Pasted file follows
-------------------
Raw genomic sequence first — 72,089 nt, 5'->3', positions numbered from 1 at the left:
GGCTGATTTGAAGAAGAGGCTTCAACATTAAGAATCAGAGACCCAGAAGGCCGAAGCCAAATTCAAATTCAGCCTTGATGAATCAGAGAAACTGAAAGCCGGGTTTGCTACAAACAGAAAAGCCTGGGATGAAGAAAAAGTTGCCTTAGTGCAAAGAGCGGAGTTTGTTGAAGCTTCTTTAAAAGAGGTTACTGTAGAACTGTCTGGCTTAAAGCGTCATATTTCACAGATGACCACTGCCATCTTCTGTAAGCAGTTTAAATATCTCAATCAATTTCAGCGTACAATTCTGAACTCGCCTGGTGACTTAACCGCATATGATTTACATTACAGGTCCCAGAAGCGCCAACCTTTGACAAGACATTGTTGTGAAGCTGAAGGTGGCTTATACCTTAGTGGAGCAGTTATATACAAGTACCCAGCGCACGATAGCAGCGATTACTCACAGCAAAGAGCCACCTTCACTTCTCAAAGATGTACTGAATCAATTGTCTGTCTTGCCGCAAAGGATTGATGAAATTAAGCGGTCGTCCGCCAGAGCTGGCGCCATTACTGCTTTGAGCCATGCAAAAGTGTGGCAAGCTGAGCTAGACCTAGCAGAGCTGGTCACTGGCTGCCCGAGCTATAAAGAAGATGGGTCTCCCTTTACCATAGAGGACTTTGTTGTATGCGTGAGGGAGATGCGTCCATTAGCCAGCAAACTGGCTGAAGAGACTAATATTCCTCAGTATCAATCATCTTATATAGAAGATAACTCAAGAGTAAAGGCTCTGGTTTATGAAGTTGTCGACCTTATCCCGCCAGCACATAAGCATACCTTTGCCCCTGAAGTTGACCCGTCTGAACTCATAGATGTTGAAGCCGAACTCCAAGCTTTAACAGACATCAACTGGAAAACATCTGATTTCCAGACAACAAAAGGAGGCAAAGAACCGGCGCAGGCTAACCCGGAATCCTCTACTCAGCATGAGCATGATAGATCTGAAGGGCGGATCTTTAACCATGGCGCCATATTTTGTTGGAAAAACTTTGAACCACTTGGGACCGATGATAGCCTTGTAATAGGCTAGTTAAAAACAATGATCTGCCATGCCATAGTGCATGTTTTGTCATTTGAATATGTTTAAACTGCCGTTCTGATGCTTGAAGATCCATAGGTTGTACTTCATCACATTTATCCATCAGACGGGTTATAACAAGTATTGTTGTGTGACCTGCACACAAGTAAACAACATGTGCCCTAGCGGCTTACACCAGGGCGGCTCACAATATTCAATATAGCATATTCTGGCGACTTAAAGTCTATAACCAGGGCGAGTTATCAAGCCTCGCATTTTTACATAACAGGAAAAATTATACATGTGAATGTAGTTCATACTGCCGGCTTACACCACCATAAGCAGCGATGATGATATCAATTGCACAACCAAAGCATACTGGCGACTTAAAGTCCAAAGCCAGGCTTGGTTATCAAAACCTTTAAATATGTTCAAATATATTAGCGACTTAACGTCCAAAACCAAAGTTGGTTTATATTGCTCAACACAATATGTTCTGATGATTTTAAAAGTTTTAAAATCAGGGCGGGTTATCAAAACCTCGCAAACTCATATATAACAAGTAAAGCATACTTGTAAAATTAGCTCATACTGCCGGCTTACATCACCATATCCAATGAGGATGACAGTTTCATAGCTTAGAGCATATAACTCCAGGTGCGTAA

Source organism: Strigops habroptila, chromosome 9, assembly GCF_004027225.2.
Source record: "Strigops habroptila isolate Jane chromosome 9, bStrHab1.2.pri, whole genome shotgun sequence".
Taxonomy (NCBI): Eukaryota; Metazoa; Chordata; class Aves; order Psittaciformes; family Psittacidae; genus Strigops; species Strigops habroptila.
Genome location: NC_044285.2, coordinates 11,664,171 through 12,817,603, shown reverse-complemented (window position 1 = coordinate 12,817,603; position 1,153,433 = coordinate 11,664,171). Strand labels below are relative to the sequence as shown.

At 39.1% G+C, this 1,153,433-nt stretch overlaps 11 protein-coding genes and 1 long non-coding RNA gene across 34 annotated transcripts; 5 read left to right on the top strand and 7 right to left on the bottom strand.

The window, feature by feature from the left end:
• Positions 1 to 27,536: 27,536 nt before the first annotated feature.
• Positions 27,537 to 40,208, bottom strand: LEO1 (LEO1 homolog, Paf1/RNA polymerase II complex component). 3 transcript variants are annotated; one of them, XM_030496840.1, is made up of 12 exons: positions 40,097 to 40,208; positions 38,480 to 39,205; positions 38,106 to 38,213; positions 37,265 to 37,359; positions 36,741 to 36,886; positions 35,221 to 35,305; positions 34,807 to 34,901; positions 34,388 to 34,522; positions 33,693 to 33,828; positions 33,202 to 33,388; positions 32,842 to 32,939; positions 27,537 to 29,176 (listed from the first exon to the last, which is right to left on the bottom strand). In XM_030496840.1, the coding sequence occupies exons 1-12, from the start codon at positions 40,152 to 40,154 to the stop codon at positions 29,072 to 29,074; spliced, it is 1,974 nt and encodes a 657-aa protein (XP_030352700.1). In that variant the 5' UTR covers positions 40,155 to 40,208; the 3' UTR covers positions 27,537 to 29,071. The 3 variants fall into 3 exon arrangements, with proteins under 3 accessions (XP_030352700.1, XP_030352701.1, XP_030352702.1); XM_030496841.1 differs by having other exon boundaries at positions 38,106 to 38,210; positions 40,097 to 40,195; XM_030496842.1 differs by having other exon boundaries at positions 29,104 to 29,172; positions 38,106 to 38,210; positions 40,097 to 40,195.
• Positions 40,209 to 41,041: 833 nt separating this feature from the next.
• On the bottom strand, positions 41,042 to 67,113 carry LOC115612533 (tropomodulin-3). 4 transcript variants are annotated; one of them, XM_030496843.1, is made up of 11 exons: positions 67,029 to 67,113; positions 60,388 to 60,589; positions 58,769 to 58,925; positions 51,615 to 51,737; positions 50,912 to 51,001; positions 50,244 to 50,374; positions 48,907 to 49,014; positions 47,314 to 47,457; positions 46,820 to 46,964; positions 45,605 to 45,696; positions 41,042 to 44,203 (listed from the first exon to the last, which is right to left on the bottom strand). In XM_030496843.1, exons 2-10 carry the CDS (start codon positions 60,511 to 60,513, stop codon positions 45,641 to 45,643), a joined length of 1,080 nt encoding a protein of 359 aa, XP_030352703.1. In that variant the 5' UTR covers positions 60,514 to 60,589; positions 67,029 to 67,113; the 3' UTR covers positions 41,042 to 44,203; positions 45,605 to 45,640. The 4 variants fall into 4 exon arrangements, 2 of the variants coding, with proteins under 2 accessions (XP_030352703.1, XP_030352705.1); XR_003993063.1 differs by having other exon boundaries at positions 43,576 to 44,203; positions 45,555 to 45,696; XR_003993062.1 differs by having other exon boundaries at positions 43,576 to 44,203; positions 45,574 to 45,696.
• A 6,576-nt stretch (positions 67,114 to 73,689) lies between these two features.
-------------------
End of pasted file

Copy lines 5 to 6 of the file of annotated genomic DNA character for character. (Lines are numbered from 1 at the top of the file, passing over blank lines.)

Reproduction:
Taxonomy (NCBI): Eukaryota; Metazoa; Chordata; class Aves; order Psittaciformes; family Psittacidae; genus Strigops; species Strigops habroptila.
Genome location: NC_044285.2, coordinates 11,664,171 through 12,817,603, shown reverse-complemented (window position 1 = coordinate 12,817,603; position 1,153,433 = coordinate 11,664,171). Strand labels below are relative to the sequence as shown.